Why is Russia worried about NATO – and what does it have to do with Ukraine?

Ukraine is caught in the middle of a tussle between NATO and Russia which will have profound effects on geopolitics for years to come, according to an expert who spoke to Sky News.
The crisis, which has seen Russian troops mass on the Ukrainian border, is exposing differences between NATO members, with Germany even blocking the export of some weapons to Ukraine in recent days.
So what exactly is NATO and is Russia right to be worried about it?
The history

Founded in 1949, the 12 original members of NATO struck a treaty that meant if any members were attacked, all members would seek to come to their assistance in collective defence.
In the 1950s NATO allies formed a bloc against countries aligned with the Soviet Union during the Cold War, such as Warsaw Pact nations like East Germany and Poland.
When the Soviet Union collapsed in 1991 a group of non-aligned countries separated Russia from NATO members.
But by 2020 NATO had expanded to include Poland, Romania, and the Baltic nations amongst others, while Russia had formed what it called the CSTO alliance with Belarus and several other nations.

Russian demands
Russia has demanded that NATO guarantees Ukraine will never join the alliance, something the organisation couldn’t realistically offer, according to Ed Arnold, a research fellow at the defence think tank RUSI.
He also believes the view that NATO is “encircling” Russia and posing a threat is misguided:
“Very little of Russia’s landmass is actually bordered by NATO… which is fundamentally a defensive alliance. European nations don’t really want to have to station troops in eastern Europe, as it’s expensive.
“Russia’s actions are more about trying to project itself as a great power again.”
Even if NATO members don’t want to have to supply troops and weapons, some have come to Ukraine’s aid in light of the Russian build-up.
NATO’s response
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Will the equipment make a difference?
Much of the weaponry sent comes in the form of anti-tank missiles. However, according to Sam Cranny-Evans, a military science analyst at RUSI, the weapons will have only a minor effect should Russia take action.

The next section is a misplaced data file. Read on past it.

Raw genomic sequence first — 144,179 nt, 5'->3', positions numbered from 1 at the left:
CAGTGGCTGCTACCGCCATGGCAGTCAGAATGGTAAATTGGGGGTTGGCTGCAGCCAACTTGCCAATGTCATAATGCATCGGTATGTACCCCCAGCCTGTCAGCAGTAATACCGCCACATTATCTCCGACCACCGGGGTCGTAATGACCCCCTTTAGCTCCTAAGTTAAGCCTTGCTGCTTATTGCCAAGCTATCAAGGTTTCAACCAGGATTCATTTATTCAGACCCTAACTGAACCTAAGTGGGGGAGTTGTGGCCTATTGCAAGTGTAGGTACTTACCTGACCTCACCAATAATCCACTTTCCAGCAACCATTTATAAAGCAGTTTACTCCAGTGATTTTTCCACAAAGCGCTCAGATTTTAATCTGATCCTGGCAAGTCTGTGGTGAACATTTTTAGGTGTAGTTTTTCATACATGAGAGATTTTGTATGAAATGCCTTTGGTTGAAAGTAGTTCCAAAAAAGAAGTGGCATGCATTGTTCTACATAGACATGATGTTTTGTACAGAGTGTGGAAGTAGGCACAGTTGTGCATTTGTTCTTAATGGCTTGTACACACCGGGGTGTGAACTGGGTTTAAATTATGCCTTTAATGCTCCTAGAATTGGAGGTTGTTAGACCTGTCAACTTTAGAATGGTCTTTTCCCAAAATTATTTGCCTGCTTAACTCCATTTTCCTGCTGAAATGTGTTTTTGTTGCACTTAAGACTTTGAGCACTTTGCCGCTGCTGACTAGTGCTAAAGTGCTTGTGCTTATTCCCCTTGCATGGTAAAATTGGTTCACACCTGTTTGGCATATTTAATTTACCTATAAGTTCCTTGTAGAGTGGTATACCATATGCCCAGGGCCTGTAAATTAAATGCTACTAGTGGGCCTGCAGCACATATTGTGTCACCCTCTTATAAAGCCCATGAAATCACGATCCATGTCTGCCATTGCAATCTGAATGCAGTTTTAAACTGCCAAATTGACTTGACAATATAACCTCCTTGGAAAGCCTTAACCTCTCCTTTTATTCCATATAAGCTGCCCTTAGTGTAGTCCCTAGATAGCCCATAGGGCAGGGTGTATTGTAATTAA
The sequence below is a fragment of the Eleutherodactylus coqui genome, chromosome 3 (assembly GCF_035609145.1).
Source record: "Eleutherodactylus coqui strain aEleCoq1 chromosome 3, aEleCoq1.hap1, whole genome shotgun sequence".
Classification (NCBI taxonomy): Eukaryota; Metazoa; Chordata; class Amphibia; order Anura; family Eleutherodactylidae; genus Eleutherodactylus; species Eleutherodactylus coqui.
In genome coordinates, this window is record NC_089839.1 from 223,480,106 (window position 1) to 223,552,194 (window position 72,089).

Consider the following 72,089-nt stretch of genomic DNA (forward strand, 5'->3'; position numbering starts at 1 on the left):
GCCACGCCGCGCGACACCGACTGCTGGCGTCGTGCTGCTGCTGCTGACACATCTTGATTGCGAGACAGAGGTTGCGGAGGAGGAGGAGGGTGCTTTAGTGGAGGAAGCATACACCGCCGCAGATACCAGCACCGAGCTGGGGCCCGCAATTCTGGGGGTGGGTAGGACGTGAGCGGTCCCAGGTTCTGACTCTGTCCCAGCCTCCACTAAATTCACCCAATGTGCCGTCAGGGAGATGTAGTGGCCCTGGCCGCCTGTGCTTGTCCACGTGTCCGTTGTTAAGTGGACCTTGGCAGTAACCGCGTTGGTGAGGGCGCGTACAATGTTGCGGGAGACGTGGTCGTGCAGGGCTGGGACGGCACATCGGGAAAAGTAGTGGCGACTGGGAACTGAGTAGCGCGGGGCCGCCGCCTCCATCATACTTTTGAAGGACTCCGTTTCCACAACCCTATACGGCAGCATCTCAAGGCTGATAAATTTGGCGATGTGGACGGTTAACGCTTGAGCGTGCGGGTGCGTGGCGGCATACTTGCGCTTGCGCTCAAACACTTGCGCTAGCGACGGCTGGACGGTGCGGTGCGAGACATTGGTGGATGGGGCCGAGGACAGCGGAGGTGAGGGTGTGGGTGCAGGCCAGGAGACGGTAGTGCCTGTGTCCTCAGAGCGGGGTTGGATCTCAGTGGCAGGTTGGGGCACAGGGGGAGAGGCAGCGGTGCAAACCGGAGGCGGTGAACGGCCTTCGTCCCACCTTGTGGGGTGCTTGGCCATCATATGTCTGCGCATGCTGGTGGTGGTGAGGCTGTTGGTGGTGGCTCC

“Russia will likely conduct ‘non-contact warfare’ initially should they engage, meaning they will operate at long-range using cruise missiles and reconnaissance assets to find targets. NLAWs, the weapons the UK have provided, are only effective at around 800 metres – that’s not going to deter Russia.”

Image: A Ukrainian service member holds a next-generation light anti-tank weapon (NLAW), supplied by Britain
But the sending of weapons is likely to have a second effect – by signalling how committed some countries are in confronting Russia and shoring up NATO.
The German reluctance to grant the export of Estonian artillery would appear to show a divergence in this regard.
Some have pointed to the importance of Russian natural gas imports to Germany to explain this decision.
But Germany is not alone in failing to send weaponry. Canada has also declined, despite having supported Ukraine with over £500m of military training and humanitarian aid since 2014.

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These decisions may reflect differences of opinion over whether a show of force or de-escalation are the best ways to confront the Russian threat.
Regardless of how unified NATO members are, Ed Arnold is clear that the situation will leave lasting effects:
“There’s going to be probably fairly major changes in the next couple of years due to this… NATO and the EU might sort themselves out once and for all, as Russia is the most acute threat to Europe since the Cold War and it’s not going away.”
Video credit: Cpl. Jeff Drew/Military Notes
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Source : Sky News